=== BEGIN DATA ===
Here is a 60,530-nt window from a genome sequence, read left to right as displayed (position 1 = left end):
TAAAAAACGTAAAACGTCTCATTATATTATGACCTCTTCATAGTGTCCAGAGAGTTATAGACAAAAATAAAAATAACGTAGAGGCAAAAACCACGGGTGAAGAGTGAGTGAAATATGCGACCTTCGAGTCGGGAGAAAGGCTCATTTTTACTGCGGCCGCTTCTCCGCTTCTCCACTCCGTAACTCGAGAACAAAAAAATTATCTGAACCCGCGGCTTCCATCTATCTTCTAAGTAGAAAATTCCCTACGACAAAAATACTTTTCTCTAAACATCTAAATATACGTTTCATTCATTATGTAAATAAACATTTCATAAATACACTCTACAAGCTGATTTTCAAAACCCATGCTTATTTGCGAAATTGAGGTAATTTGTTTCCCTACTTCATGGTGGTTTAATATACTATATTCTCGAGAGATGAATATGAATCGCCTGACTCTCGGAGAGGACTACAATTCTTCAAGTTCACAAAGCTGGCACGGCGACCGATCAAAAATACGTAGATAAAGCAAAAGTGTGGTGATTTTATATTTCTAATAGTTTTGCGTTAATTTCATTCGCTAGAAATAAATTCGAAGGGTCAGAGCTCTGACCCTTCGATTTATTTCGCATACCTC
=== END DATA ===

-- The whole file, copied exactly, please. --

Here is a 60,530-nt window from a genome sequence, read left to right as displayed (position 1 = left end):
TAAAAAACGTAAAACGTCTCATTATATTATGACCTCTTCATAGTGTCCAGAGAGTTATAGACAAAAATAAAAATAACGTAGAGGCAAAAACCACGGGTGAAGAGTGAGTGAAATATGCGACCTTCGAGTCGGGAGAAAGGCTCATTTTTACTGCGGCCGCTTCTCCGCTTCTCCACTCCGTAACTCGAGAACAAAAAAATTATCTGAACCCGCGGCTTCCATCTATCTTCTAAGTAGAAAATTCCCTACGACAAAAATACTTTTCTCTAAACATCTAAATATACGTTTCATTCATTATGTAAATAAACATTTCATAAATACACTCTACAAGCTGATTTTCAAAACCCATGCTTATTTGCGAAATTGAGGTAATTTGTTTCCCTACTTCATGGTGGTTTAATATACTATATTCTCGAGAGATGAATATGAATCGCCTGACTCTCGGAGAGGACTACAATTCTTCAAGTTCACAAAGCTGGCACGGCGACCGATCAAAAATACGTAGATAAAGCAAAAGTGTGGTGATTTTATATTTCTAATAGTTTTGCGTTAATTTCATTCGCTAGAAATAAATTCGAAGGGTCAGAGCTCTGACCCTTCGATTTATTTCGCATACCTC